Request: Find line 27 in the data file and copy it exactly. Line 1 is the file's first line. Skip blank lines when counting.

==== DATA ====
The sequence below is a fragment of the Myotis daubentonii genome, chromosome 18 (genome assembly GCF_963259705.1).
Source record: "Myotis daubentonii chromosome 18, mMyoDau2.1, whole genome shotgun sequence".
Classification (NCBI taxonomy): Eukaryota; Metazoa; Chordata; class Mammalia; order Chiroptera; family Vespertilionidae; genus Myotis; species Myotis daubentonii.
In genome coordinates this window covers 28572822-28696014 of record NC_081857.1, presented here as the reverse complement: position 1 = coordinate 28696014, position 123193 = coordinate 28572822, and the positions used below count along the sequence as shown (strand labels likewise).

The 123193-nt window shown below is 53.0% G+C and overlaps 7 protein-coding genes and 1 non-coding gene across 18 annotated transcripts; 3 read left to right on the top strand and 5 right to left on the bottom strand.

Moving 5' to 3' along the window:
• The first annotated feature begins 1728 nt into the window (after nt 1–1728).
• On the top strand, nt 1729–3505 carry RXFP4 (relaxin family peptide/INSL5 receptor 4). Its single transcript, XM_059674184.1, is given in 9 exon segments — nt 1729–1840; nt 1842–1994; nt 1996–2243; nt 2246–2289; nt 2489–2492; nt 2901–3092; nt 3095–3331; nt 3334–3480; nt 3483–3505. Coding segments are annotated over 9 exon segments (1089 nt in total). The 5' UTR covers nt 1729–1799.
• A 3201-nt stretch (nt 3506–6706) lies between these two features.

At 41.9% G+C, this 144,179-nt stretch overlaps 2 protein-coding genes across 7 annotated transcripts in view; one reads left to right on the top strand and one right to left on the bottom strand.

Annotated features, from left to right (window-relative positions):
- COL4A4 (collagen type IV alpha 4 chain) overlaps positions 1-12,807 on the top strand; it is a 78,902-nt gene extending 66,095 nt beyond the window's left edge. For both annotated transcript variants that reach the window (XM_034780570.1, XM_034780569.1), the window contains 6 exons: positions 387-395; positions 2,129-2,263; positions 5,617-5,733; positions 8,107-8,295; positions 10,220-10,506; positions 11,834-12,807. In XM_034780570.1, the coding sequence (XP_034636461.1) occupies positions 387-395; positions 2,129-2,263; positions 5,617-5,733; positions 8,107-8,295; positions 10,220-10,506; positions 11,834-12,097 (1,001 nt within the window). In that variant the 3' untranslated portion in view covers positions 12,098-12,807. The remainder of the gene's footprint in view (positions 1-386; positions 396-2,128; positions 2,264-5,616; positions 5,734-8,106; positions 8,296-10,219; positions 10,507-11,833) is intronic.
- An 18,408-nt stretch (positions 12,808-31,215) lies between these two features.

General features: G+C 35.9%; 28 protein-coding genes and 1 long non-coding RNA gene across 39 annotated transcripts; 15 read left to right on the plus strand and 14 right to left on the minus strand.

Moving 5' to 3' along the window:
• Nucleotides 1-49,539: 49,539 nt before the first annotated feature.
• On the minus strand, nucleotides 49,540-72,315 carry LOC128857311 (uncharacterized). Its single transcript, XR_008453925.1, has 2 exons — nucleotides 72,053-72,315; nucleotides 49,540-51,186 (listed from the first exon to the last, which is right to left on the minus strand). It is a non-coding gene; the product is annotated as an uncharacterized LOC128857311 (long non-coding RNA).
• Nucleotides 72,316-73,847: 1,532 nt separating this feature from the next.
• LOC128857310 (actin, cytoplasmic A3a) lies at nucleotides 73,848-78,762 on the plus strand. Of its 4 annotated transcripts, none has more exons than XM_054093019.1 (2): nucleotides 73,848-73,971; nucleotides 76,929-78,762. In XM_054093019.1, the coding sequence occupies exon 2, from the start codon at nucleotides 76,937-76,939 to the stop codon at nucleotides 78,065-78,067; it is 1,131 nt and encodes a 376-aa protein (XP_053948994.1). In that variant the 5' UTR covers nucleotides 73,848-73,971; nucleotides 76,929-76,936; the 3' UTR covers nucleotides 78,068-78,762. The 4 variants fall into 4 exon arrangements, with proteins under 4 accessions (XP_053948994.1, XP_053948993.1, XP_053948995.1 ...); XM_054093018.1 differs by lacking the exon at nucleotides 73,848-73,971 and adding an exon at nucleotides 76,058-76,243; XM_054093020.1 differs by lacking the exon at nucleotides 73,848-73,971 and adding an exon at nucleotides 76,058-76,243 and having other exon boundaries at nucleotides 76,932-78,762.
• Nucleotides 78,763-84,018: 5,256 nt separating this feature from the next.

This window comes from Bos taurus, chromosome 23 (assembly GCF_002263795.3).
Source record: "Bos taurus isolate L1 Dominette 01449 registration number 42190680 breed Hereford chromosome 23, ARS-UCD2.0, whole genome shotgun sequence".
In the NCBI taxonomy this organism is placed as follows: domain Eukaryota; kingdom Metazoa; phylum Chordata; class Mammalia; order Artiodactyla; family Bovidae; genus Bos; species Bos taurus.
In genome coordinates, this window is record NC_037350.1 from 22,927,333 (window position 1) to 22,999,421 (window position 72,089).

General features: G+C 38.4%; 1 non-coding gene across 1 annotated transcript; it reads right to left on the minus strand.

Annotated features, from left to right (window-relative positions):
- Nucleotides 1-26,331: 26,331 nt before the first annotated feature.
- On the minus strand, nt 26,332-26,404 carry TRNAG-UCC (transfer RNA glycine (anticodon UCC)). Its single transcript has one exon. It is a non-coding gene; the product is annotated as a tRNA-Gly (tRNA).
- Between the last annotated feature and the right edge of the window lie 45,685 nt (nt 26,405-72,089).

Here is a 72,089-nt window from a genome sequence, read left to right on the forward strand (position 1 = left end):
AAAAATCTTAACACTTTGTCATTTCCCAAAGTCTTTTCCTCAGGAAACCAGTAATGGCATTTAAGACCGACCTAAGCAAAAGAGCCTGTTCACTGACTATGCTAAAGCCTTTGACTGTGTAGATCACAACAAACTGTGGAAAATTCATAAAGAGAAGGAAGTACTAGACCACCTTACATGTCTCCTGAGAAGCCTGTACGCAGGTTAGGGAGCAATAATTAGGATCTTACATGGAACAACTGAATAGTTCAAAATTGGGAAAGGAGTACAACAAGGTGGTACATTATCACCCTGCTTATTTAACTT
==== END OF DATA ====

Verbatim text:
- Nucleotides 1-26,331: 26,331 nt before the first annotated feature.